#code with a side of math

It’s #mathematicalmodel Monday and Jamie, aka @bergerwithasideofcode, shares some information about her experience with math, technology, and how the two work together! She’s excited to share her story because having proper role models for girls is so important in achieving more female representation in STEM. Much like myself, Jamie did NOT always like math. She has a belief that “most people don’t like math until they have had the right teacher,” and I can fully attest to that statement! She now holds a B.S. in Mathematics and is working on her Ph.D in Computer Science, where much of her research is on broadening diversity within the tech space. Read more about her math story and how mathematical algorithms play a role in software development.

ALERT: I did NOT always like math!!! I didn’t enjoy math until the 8th grade (~14 years old). My math teacher at the time, Mr. Bernie Stripling, was the first teacher who took the time to explain concepts to me without making me feel like I was wasting his time. I had a difficulty keeping up with the pace during class so the private instruction really helped me succeed.

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While I was an undergraduate at Eastern Michigan University, I was in the Math Club @ EMU. I joined because math was my major, I enjoyed taking on leadership roles, and I love making paper airplanes! (Math Club @ EMU held a paper airplane making contest every academic year.) I became President after my first semester at EMU because I wanted a leadership role for my resume and I was the only female in the club, so of course I wanted to change that. Shortly after I became President, our organization of 6 members turned into 12 active members including 4 females! With a different perspective of how the club should run and be advertised, I added value and reputation to the club. This is an example of how diversity in STEM is important.

I earned my B.S. in mathematics and now I am a computer science Ph.D. student at Michigan Technological University! However, that doesn’t mean I lose any opportunities to do mathematics!

Given that I am a Ph.D. student, I do a lot of research!! My research is on computer science education and broadening participation of underrepresented minorities in STEM within computer science. Underrepresented groups in STEM include Black American, Latinx, and Indigenous Americans, along with women. My goals are to increase the number of underrepresented minorities in computer science to at least match the national demographics of the United States. For example the U.S. Census Bureau shows 13.3% of Black Americans in 2016, therefore the technology industry should also reflect 13.3% Black American.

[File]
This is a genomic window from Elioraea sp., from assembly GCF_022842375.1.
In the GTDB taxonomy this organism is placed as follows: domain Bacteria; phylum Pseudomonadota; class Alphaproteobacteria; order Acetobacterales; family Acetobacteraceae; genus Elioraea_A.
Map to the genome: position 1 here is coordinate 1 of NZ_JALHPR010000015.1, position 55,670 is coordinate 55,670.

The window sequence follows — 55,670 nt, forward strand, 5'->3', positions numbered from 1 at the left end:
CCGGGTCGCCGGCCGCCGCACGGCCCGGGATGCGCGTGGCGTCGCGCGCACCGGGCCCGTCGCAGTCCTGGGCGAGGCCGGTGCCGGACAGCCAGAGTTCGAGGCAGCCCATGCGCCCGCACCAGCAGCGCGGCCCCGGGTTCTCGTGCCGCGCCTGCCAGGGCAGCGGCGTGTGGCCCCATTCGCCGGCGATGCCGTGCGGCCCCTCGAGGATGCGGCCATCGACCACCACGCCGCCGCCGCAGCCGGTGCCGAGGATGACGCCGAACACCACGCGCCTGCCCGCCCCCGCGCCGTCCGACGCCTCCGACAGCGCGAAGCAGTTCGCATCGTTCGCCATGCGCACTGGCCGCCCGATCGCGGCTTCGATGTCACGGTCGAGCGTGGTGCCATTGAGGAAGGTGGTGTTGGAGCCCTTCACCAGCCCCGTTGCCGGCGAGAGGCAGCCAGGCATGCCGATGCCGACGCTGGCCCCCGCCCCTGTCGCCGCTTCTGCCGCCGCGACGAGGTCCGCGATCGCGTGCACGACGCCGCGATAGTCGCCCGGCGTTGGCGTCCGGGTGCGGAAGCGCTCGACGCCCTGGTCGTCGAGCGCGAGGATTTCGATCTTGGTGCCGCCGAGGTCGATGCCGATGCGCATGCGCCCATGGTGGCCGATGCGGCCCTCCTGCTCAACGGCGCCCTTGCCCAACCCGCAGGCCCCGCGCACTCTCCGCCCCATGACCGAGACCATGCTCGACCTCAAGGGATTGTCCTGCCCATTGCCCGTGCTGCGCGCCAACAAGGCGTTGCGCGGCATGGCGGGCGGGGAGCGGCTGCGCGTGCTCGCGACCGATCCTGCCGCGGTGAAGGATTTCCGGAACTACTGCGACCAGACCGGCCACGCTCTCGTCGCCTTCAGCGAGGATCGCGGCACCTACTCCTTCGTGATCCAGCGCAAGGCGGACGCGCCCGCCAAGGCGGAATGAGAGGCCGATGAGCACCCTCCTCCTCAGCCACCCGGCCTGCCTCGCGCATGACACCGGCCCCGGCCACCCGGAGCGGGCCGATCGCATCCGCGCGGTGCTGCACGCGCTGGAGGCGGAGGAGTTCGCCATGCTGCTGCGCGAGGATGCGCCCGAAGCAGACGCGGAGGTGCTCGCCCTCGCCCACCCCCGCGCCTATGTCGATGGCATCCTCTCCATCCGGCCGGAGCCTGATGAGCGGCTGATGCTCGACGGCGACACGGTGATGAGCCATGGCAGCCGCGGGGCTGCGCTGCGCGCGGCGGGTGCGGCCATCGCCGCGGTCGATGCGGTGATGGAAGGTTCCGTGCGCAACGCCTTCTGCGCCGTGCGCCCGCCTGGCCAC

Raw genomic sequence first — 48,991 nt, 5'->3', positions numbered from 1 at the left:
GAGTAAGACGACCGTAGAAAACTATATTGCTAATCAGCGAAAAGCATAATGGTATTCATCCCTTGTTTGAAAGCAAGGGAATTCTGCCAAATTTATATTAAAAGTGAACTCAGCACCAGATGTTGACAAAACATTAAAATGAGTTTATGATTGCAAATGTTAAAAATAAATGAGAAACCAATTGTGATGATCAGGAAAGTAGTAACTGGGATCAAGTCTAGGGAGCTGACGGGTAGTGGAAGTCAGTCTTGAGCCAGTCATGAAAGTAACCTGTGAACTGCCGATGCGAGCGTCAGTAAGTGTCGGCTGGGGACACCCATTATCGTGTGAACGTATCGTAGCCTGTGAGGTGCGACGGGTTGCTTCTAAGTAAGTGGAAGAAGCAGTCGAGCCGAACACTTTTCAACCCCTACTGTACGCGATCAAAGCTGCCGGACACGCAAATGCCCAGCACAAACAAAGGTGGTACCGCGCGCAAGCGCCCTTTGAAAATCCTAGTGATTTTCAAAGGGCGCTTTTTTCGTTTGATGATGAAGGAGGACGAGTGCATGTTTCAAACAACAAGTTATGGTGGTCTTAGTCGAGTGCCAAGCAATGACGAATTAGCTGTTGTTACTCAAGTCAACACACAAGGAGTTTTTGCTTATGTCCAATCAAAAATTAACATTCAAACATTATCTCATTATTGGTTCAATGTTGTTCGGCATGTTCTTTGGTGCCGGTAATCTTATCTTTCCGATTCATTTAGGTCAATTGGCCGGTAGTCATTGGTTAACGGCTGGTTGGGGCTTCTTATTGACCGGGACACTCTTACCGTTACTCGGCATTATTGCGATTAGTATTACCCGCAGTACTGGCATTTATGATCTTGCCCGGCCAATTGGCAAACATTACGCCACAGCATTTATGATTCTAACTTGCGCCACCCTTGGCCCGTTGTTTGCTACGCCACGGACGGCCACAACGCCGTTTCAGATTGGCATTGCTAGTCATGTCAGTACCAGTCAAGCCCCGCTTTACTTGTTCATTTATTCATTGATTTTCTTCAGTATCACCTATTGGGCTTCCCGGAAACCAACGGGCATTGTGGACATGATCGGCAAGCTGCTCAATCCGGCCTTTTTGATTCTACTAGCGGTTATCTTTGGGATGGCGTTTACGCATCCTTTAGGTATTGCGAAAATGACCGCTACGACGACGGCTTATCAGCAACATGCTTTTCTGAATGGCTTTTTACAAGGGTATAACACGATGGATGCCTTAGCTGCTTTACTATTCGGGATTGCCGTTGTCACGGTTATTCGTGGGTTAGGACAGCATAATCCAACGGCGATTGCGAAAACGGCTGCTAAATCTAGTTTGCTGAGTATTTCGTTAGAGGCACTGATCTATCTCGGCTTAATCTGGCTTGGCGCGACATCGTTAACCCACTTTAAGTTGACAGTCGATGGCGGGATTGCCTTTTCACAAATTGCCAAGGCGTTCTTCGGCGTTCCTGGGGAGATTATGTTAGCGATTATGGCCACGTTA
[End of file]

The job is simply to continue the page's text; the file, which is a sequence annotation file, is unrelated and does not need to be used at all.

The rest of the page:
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You may wonder, “This seems weird, why doesn’t MMA or nursing need to reflect national demographics? Why is technology so special?” [ Joe Rogan, if you’re reading this, this one is for you. :) … in response to The Joe Rogan Experience Episode #1009]

It is important to have diversity in STEM because technology affects everyone’s daily lives around the world. If the MMA doesn’t have a Native American fighter, it most likely wouldn’t negatively affect the majority of the Native American population. If you have a nurse that has never seen a Latinx person before, that does not mean the nurse will accidently poke a wrong vein. However, the lack of diversity in the computing field is a cause of many technologies discriminating against minorities. This in turn affects the livelihood of many. In small airports the scanning machines are not updated, so they frequently pick on POC for an extra check. Does this mean that it was intentional? Absolutely, not! However, humans create technology, so what a human knows will translate to that technology. To explain further I will use Google for an example. They are a worldwide company that affects the lives of 1.17 billion. In 2015, Google created a new Photos application that when “gorilla” was typed into the search engine, people of color would arrive as results. Google’s current (January 2017) employee demographics are 69% male, 56% white, 35% asian, 4% hispanic, 2% black, 4% mixed race, and <1% other. So does this mean Google is racist and thinks POC people look like Gorillas? No way, Jose!! It means Google did not have enough ethnic representation when creating the algorithms for their Photos application. They needed diverse perspectives in order to disseminate factual information and filter out potentially “harmful” information.

Now what does this have to do with math?? Algorithms!

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In computer science and mathematics an algorithm is an unambiguous set of instructions to solve a class of problems. They are used in calculations, data processing, and automated tasks. [definition help from Wiki]. The term “unambiguous” is the most important part of the definition of an algorithm. This means that every case of the problem must be considered. Computer scientists also need to understand discrete structures, probability theory, and fundamental concepts such as definitions, proofs, sets, functions, and relations. Unfortunately for Google, they did not create a search algorithm that was comprehensive enough to consider all the cases of the problem. This makes for a strong case for diversity in technology!

Much like Jamie's work, her blog post draws connections between mathematics, computer science, and the importance of promoting diversity in technology. You can find Jamie on Instagram at @bergerwithasideofcode, where you can follow her coding adventures and her quest to increase diversity in STEM fields!